Creating with Hurry vs. Taking Time to Imagine

Recently, I have started to feel that it’s ok that I am not Rubens, Kandinsky, or any other admirable artist. By taking time for imagination, I still can feel a connection with them.

A detail of an oil painting by Paivi Eerola. How to paint when you admire an artist, like Paivi admires Rubens.

Rather than trying to reproduce what my favorite artists have created, I imagine that my little studio is a time capsule where they hang around. My sensitivity for them can get mixed with the rest of my imagination, and produce my kind of work, still supported by them.

In the studio of Paivi Eerola.

The core of art is that we are free to imagine. We are allowed to break the limits of time, explore the inner world, and go beyond literal ideas and explanations.

A detail of an oil painting "Paradise of Wild Ones" by Paivi Eerola. Read more about how to create when you admire an artist and want to paint like her/him.

This journey has taught me that it is possible to live with wild thoughts no matter what direction they take. Like a rare animal, a thought can be shy and fast, and thus, require sitting before the trust is formed.

I started the project with the definition of spirituality, but now the greatest lesson seems to be to let go of any single definition and find more, no matter what the subject is.

I’d love to hear your thoughts on this post. Who do you admire, for example, if not anything else!

4 thoughts on “What to Do When You Admire an Artist

  1. I admire almost all: this series, your paintings, your sincerity, your teaching ability, your openness, your willingness to shift perspectives – and I could go on but … Almost all? What is there that I don’t so much admire as notice with affection? Above you wrote, “it’s ok that I am not Rubens, Kandinsky, or any other admirable artist”. I don’t admire – but I do half-smile, and shake my head – that you seem not to consider yourself admirable. As Robert Burns wrote in the Scots language, about egotism and affectation (definitely not your problem!), “O wad some Pow’r the giftie gie us / To see oursels as ithers see us! ” (“Oh, would some Power give us the gift / To see ourselves as others see us!”)

  2. Another important post from you Päivi!

    Imagination is the key, I believe, when creating art. And yes, sometimes one gets impatient and wants the image to appear quickly and, as you say, slowing down can bring in the “shadow” that we would rather not invite. I have had some difficulties regarding my son’s death recently and would rather stay away from some of those thoughts than face them… But like it or not, this was a part of my life that I still need to come to terms with. I plan on using some of his childhood art and combining it with my own.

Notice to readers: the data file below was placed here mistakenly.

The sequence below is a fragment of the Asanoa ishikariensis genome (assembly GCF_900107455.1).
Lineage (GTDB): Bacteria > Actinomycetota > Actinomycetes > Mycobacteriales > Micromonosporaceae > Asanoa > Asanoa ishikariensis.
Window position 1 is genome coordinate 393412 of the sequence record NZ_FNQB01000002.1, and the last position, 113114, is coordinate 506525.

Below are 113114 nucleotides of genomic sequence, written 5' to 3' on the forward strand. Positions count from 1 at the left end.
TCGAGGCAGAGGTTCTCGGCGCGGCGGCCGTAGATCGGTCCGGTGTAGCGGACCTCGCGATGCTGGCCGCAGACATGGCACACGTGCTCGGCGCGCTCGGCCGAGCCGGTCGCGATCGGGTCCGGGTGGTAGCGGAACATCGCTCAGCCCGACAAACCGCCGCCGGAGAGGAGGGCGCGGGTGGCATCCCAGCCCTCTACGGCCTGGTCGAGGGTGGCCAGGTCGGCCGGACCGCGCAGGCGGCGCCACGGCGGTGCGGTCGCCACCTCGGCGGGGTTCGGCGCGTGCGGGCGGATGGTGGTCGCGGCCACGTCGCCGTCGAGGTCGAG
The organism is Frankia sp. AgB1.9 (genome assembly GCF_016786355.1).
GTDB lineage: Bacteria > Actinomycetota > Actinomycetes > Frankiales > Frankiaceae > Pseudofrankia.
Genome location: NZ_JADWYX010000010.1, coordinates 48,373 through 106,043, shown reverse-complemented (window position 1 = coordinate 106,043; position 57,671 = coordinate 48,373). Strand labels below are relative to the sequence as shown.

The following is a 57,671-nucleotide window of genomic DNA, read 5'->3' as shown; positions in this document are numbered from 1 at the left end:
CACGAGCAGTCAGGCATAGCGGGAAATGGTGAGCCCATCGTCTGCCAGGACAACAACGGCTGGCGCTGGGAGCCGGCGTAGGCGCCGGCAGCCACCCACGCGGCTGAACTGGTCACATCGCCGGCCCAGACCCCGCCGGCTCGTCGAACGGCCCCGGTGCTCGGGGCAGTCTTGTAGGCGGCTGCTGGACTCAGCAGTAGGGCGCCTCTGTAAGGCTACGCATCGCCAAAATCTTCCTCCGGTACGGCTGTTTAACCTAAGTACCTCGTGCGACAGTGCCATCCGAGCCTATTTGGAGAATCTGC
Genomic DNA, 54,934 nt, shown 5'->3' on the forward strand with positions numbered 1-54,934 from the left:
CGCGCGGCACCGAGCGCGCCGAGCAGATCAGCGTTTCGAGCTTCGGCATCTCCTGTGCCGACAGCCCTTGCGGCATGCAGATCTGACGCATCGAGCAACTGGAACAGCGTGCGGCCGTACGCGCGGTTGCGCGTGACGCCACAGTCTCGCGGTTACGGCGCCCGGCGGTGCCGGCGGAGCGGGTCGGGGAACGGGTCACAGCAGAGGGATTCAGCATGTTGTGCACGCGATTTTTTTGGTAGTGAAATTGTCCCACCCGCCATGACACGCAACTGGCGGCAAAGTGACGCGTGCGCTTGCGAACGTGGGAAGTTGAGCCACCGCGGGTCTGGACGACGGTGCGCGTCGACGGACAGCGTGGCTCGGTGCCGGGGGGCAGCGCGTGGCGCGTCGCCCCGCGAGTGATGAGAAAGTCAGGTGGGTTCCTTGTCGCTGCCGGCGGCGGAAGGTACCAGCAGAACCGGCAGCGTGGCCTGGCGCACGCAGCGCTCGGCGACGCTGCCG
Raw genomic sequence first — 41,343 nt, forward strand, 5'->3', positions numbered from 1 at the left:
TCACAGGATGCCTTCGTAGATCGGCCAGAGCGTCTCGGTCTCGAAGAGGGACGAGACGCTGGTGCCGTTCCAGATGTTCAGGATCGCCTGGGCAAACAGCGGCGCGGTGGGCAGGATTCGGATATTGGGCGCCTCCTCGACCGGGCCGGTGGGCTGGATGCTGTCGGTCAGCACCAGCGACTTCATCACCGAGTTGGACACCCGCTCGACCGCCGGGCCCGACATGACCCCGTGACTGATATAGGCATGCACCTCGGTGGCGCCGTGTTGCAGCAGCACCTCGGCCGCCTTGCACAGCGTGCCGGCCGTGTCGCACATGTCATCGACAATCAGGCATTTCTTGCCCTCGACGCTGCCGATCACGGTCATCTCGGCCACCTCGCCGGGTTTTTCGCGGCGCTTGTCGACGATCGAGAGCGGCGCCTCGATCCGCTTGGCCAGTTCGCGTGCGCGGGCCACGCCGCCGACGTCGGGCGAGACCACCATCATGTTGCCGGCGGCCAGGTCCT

I have difficulty in “letting go” even though I’ve taken a couple of courses that emphasize just that aspect. Slow and meticulous seems too often to be my ‘style’ even when I don’t want it. I like your thoughts on this Päivi, and admire your branching out into new territory. And actually, I believe that spirituality embraces it completely. The spirit does not want us to be bogged down in old, tired ways. It says: go out, have adventures, explore new aspects of yourself–grow!

    As for my favourite artist–when I was in my 20’s and ‘really’ discovered Van Gogh and some of his contemporaries like Cezanne, Gauguin, and Toulouse Lautrec–these were my favourites. But then I discovered Paul Klee. It was his “Mystical City Scene” on the front of a little book on mysticism that drew me in. Over the years I became more and more inspired, fascinated and intrigued; so now, perhaps it is he more than any other artist who ‘speaks’ to me. I am not forgetting the wonderful Kandinsky, of course, and must go back to those lessons.

    Thank you for the opportunities you give us to think about these topics and put them into use artistically! I look forward to becoming more aware of my “shy and fast thoughts” in my own artistic endeavours! Happy New Year!

    1. What a great comment, there’s so much here! First, combining your art with your son’s would be a wonderful tribute where art will be in the process, not only in the result.

      Letting go is a gradual process and for me. Just making a mess hadn’t fully freed up the mind, many times vice versa. Instead, it has helped that a carefully created detailed piece of art can have mysterious elements that can be interpreted in several ways.

      Happy New Year!